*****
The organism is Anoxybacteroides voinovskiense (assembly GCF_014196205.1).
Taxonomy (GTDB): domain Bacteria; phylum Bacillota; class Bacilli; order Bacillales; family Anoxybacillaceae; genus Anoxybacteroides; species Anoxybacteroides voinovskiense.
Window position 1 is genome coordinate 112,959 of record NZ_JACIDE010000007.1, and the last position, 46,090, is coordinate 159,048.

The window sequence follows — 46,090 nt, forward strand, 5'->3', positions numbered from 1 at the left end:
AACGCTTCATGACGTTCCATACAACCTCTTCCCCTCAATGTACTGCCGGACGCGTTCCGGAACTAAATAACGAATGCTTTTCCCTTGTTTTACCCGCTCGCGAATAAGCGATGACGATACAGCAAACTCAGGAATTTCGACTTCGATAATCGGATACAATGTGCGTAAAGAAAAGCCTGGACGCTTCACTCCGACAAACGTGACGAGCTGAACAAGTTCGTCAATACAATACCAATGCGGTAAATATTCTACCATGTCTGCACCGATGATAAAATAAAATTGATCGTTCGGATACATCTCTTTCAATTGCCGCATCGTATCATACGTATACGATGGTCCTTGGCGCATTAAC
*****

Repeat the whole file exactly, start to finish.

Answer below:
The organism is Anoxybacteroides voinovskiense (assembly GCF_014196205.1).
Taxonomy (GTDB): domain Bacteria; phylum Bacillota; class Bacilli; order Bacillales; family Anoxybacillaceae; genus Anoxybacteroides; species Anoxybacteroides voinovskiense.
Window position 1 is genome coordinate 112,959 of record NZ_JACIDE010000007.1, and the last position, 46,090, is coordinate 159,048.

The window sequence follows — 46,090 nt, forward strand, 5'->3', positions numbered from 1 at the left end:
AACGCTTCATGACGTTCCATACAACCTCTTCCCCTCAATGTACTGCCGGACGCGTTCCGGAACTAAATAACGAATGCTTTTCCCTTGTTTTACCCGCTCGCGAATAAGCGATGACGATACAGCAAACTCAGGAATTTCGACTTCGATAATCGGATACAATGTGCGTAAAGAAAAGCCTGGACGCTTCACTCCGACAAACGTGACGAGCTGAACAAGTTCGTCAATACAATACCAATGCGGTAAATATTCTACCATGTCTGCACCGATGATAAAATAAAATTGATCGTTCGGATACATCTCTTTCAATTGCCGCATCGTATCATACGTATACGATGGTCCTTGGCGCATTAAC